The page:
PITTSBURGH (KDKA) -- During a heat wave, what is it like in the emergency department?
"We are busier. It is a concern," admits Dr. Rade Vukmir, an emergency department physician at West Penn Hospital.
The main reason people come in? Exertion in the heat.
"These are people that are working in the environment, athletes and it doesn't really take much in this environment to increase your body temperature significantly," says Dr. Vukmir. "So you've got people that actually are working and that group comes in with heat exhaustion, heat cramps."
The worst case scenario in heat like this is a large, organized sporting event.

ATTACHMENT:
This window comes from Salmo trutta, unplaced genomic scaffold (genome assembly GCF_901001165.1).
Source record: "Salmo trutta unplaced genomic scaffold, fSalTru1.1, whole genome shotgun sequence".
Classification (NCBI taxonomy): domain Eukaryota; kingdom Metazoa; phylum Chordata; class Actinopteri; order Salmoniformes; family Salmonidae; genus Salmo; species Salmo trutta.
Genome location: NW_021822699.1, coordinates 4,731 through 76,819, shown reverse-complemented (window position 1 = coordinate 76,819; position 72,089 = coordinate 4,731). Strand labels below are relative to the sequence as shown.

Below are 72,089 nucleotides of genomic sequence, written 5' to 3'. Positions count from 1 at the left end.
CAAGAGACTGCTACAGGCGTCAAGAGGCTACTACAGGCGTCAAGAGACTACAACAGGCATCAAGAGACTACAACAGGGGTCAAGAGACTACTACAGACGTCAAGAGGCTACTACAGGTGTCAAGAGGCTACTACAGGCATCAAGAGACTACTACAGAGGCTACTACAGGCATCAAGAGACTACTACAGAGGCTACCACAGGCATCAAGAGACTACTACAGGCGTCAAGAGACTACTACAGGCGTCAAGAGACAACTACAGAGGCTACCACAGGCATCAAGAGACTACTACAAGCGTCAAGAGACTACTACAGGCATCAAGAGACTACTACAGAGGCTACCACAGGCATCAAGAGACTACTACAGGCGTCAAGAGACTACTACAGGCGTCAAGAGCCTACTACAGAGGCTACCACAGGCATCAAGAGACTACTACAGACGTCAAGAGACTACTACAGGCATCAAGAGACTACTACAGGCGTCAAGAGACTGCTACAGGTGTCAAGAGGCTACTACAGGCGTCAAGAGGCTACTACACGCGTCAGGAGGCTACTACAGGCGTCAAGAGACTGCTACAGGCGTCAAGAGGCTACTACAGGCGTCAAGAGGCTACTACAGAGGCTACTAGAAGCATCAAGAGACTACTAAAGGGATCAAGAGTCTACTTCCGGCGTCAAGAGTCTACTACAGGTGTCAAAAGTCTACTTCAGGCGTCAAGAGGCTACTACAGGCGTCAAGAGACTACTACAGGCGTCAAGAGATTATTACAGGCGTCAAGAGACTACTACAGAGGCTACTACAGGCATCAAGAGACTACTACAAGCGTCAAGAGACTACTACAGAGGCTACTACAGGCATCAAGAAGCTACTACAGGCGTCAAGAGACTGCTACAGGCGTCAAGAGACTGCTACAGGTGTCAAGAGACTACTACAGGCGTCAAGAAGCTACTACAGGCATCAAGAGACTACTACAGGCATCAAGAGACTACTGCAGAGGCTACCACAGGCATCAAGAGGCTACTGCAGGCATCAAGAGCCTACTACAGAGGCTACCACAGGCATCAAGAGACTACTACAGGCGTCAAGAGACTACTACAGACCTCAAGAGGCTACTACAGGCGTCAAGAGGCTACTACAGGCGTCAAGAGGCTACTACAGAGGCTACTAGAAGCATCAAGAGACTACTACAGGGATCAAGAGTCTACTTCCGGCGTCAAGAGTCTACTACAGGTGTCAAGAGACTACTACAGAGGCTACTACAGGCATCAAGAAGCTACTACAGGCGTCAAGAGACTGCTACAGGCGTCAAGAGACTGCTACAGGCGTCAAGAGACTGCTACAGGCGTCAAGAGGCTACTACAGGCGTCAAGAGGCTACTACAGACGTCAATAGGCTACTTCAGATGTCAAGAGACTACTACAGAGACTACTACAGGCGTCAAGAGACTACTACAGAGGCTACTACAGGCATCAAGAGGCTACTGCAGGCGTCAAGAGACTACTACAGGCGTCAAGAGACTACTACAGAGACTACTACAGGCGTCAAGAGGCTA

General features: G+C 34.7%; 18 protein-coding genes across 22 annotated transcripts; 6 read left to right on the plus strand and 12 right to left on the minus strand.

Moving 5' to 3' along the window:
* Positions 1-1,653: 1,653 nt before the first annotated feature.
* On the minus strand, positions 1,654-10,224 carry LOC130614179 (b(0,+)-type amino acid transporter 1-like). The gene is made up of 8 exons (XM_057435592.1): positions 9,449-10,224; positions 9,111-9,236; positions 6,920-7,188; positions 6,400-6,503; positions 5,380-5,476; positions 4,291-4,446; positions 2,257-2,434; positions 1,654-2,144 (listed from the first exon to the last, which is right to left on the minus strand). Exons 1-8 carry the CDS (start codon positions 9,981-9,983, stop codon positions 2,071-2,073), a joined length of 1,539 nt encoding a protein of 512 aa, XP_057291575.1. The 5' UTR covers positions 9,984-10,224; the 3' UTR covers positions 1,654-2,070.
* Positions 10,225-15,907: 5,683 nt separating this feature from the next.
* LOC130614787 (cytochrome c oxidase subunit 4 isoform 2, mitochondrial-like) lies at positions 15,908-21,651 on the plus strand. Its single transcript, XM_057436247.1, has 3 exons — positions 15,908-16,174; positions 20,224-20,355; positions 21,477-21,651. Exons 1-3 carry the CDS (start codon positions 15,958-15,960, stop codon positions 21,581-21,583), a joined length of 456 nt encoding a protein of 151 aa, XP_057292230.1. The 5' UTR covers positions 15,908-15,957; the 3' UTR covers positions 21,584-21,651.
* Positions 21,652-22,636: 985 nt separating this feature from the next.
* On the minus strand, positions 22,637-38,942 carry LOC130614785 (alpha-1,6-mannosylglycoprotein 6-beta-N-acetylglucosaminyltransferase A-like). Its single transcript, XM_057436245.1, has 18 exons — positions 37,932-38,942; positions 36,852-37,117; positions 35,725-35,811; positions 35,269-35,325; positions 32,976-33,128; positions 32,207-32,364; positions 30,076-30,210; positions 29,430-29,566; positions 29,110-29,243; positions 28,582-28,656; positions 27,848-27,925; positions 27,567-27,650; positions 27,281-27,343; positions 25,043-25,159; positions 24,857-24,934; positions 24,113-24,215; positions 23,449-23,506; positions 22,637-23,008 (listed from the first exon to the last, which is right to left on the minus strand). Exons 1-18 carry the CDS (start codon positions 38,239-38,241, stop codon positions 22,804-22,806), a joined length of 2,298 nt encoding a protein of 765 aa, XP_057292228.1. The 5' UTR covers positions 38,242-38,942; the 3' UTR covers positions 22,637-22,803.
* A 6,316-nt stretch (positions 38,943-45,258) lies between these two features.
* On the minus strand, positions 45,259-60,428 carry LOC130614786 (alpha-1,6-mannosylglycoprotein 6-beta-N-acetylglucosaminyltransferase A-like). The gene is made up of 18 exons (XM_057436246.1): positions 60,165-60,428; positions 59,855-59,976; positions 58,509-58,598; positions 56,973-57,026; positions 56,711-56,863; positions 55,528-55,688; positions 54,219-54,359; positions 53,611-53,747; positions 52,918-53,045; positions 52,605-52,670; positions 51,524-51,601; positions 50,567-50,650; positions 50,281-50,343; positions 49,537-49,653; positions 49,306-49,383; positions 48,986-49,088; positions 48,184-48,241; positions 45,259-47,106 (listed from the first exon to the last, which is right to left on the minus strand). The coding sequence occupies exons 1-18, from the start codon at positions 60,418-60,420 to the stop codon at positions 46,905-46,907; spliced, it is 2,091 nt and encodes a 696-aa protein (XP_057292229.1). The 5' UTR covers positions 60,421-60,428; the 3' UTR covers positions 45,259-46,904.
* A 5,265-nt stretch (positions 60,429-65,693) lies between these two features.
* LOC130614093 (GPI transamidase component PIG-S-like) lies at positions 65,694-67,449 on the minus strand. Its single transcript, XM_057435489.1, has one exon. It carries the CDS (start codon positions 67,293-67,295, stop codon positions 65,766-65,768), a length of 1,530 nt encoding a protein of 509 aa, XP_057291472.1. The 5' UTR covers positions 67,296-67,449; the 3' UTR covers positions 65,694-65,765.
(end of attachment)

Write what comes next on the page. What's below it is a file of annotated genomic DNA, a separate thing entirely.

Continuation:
"We have some athletic events, that include the marathon, and that we often see some of our highest exertional hyperthermia patients that come in with temperatures that are in the 105, 106, 107 range," he describes.
Once in a rare while, someone will come in with multiple organs failing because heat-related illness.
Dr. Vukmir worries most about people who can't do for themselves, especially the elderly who might be isolated and can't regulate their body temperature.
"The non-exertional heat situation is typically an elder patient, they're on medications that affect their thermoregulation and they come in with extremely high temperatures and those border on what we call heat stroke," he says.
So know your environment, know your limitations. Stay well-hydrated and pace yourself if you have to be outside.
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